Manassas Journal Messenger | Special education makes changes

Sue Kelly’s students listened intently to her explain the intricacies of telling time. The second-graders at Manassas’ Baldwin Elementary School sat on the floor looking up at their teacher expectantly.

They patiently waited for their seated teacher to turn the hands of the clock before raising their hands to give the appropriate time.

Tiffany answered 4 o’clock before quickly changing her answer to 3:45.

“I like the way you self-corrected,” said Kelly.

While classmates practiced as a group, another student worked at his desk one-on-one with special education teacher Nancy Emanuel.

“He needed the extra help,” said Emanuel. “The other students are doing it mentally. He needed to have a clock in his hand to understand the concepts.”

This cooperative process is at the heart of “inclusion.”

The term refers to special education students being taught alongside regular education students, with accommodations such as working in small groups to focus on weak subject areas. Often, this requires the tag-team efforts of special education and regular education teachers in the same classrooms.

While special education students benefit from exposure to the regular curriculum, inclusion also promotes social interaction for both special and regular education students, according to educators.

“It’s a good idea. It’s not always right for every child,” said Emanuel, who rotates among several classes and pulls some students out for language arts and math lessons in a trailer behind the school.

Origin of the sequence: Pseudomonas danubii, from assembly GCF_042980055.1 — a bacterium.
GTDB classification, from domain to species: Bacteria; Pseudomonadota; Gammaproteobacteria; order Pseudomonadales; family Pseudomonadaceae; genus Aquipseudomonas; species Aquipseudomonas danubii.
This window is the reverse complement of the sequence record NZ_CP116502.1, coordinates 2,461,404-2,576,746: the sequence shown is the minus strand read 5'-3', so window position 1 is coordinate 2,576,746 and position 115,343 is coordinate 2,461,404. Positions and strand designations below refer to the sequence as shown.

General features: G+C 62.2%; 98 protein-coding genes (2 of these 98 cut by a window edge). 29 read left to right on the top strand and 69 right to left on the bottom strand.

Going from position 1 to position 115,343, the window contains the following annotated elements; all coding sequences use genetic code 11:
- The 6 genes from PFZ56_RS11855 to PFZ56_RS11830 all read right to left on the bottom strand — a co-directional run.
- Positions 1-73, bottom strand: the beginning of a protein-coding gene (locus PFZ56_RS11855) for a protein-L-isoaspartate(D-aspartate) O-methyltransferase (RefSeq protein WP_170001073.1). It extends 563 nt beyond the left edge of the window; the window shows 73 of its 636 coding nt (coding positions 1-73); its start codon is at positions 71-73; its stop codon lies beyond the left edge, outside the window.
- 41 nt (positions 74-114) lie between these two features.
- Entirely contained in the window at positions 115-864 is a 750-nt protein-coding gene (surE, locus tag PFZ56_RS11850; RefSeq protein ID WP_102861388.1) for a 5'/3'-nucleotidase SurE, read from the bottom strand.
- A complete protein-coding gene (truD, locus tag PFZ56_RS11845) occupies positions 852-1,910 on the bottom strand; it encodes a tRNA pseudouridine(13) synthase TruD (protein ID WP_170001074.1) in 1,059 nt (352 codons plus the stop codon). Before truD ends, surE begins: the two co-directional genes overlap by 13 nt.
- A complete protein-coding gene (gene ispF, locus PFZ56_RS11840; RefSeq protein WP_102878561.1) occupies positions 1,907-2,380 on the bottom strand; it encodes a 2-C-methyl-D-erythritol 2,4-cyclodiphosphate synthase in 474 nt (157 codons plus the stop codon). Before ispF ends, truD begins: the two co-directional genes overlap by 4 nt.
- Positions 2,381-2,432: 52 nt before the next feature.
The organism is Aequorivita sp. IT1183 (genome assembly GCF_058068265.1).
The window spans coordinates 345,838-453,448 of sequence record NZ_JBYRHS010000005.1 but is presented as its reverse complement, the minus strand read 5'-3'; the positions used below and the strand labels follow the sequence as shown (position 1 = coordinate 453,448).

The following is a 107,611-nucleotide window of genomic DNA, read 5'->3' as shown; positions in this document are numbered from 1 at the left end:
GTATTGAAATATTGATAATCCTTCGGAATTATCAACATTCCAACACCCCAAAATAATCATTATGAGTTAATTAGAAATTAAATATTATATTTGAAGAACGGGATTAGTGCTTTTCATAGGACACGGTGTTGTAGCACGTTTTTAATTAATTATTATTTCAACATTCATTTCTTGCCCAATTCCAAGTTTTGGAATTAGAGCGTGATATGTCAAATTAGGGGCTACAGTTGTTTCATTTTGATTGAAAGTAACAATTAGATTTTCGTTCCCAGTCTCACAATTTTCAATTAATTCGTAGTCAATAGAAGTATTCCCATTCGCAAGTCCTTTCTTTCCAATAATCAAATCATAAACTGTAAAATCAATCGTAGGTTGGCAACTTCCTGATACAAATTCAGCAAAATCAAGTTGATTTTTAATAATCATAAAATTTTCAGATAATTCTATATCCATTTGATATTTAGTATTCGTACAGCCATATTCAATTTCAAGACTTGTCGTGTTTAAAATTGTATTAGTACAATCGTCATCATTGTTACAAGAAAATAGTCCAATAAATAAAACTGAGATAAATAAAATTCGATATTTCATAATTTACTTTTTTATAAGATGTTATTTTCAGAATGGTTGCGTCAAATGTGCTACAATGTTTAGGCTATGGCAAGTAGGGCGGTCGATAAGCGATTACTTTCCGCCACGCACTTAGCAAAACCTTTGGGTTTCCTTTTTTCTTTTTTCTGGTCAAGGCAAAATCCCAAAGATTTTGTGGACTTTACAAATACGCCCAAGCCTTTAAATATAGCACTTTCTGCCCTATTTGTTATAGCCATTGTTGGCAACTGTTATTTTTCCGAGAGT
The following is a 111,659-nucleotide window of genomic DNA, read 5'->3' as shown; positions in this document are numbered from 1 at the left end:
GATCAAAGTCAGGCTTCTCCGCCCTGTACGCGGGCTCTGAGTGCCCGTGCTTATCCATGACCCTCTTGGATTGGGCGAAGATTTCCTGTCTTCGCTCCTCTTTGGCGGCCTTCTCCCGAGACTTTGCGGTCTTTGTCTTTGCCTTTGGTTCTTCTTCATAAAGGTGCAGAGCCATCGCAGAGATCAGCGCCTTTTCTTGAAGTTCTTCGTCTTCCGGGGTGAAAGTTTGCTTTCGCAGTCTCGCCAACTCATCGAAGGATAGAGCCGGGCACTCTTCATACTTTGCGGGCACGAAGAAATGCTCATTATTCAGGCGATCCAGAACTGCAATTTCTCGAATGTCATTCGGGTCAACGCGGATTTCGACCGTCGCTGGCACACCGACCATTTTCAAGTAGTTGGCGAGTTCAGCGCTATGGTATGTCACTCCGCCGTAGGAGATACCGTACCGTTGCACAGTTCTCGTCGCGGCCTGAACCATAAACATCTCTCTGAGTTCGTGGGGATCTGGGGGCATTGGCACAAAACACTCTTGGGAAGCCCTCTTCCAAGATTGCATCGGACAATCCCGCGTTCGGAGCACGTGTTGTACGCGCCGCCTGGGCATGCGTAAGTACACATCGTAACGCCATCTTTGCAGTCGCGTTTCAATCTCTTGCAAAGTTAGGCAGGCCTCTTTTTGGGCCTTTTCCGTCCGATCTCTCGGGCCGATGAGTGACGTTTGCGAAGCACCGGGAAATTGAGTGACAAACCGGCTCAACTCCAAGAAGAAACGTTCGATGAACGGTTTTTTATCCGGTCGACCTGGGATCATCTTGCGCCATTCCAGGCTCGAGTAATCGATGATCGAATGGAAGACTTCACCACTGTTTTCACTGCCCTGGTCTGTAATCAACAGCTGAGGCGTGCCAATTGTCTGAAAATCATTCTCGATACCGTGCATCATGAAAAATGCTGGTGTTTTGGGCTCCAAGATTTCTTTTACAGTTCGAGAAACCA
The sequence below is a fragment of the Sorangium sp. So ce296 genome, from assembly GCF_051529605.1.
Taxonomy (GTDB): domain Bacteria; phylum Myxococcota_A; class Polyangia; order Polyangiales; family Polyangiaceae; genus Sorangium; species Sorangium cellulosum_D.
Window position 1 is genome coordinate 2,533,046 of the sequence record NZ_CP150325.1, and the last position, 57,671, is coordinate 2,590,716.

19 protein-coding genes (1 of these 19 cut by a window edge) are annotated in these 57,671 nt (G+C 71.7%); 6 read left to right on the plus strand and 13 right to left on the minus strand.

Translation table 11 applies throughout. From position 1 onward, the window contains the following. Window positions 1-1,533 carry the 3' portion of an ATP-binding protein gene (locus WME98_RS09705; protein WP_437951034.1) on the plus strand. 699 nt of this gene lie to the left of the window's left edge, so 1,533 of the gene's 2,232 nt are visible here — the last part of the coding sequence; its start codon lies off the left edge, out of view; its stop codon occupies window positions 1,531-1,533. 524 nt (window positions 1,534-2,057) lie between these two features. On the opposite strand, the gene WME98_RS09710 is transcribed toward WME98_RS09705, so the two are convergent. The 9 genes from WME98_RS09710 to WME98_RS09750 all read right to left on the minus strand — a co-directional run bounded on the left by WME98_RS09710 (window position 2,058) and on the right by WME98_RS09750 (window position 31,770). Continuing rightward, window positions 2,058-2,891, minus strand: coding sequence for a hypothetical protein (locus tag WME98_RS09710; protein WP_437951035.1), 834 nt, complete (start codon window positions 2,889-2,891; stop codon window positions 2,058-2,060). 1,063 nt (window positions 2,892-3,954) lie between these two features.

Inclusion is the bedrock of the Education for All Handicapped Children Act of 1975, which mandated free and appropriate instruction for all children in the least restrictive environment.

The law, now called the Individuals with Disabilities Education Act, was reauthorized in November 2004.

While inclusion is not a mandatory one-size-fits-all cure for special needs children, the “least restrictive environment” results in a majority of special education children being taught with regular education students for most of the day.

Currently, almost half of the nation’s 6.8 million students with disabilities spend at least 80 percent of their school day in a regular education classroom, according to the U.S. Department of Education.

“There is a better understanding among the public and among teachers as to what constitutes a learning disability,” said James Wendorf, executive director of the National Center for Learning Disabilities, who said the rates of identifying attention deficit disorder, autism and other learning disabilities peaked in the mid-90s.

“Twenty years ago, we were always trying to justify why a child needed special education, why we had to remove the child from a regular education program,” said Tony Lodovico, director of special education for Manassas City Schools. “Now, we need to justify why we can’t serve this child in a regular education setting with accommodations.”

Manassas, whose special education enrollment is about 12 percent of the total 6,738-student population, just set aside $150,000 and two and a half staff positions to start inclusion at the 12th-grade level. Parents had been vocal about expanding inclusion past 11th grade, whose first inclusion program started in the current school year.